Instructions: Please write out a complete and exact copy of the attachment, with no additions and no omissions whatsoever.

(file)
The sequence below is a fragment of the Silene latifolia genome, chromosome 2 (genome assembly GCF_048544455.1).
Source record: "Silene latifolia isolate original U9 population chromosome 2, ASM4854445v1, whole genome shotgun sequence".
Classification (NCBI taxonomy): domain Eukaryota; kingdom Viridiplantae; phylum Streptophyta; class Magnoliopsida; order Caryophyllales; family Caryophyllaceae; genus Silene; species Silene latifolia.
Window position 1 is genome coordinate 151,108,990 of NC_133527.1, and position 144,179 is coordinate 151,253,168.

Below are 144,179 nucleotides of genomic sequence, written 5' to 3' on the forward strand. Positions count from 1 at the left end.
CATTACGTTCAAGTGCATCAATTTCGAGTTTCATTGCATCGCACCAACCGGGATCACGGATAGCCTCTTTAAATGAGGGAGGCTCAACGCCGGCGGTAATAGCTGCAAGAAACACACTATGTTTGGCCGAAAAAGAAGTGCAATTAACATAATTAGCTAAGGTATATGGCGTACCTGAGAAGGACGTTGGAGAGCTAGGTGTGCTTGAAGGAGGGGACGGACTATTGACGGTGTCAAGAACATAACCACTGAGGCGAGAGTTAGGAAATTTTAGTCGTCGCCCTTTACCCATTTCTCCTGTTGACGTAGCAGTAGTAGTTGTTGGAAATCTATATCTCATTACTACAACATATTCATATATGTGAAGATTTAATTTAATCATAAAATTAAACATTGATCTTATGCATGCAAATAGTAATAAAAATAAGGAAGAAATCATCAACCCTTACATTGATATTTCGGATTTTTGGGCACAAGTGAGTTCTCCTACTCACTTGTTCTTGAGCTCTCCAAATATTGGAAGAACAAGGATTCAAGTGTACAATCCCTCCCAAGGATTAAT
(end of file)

The sequence below is a fragment of the Silene latifolia genome, chromosome 2 (genome assembly GCF_048544455.1).
Source record: "Silene latifolia isolate original U9 population chromosome 2, ASM4854445v1, whole genome shotgun sequence".
Classification (NCBI taxonomy): domain Eukaryota; kingdom Viridiplantae; phylum Streptophyta; class Magnoliopsida; order Caryophyllales; family Caryophyllaceae; genus Silene; species Silene latifolia.
Window position 1 is genome coordinate 151,108,990 of NC_133527.1, and position 144,179 is coordinate 151,253,168.

Below are 144,179 nucleotides of genomic sequence, written 5' to 3' on the forward strand. Positions count from 1 at the left end.
CATTACGTTCAAGTGCATCAATTTCGAGTTTCATTGCATCGCACCAACCGGGATCACGGATAGCCTCTTTAAATGAGGGAGGCTCAACGCCGGCGGTAATAGCTGCAAGAAACACACTATGTTTGGCCGAAAAAGAAGTGCAATTAACATAATTAGCTAAGGTATATGGCGTACCTGAGAAGGACGTTGGAGAGCTAGGTGTGCTTGAAGGAGGGGACGGACTATTGACGGTGTCAAGAACATAACCACTGAGGCGAGAGTTAGGAAATTTTAGTCGTCGCCCTTTACCCATTTCTCCTGTTGACGTAGCAGTAGTAGTTGTTGGAAATCTATATCTCATTACTACAACATATTCATATATGTGAAGATTTAATTTAATCATAAAATTAAACATTGATCTTATGCATGCAAATAGTAATAAAAATAAGGAAGAAATCATCAACCCTTACATTGATATTTCGGATTTTTGGGCACAAGTGAGTTCTCCTACTCACTTGTTCTTGAGCTCTCCAAATATTGGAAGAACAAGGATTCAAGTGTACAATCCCTCCCAAGGATTAAT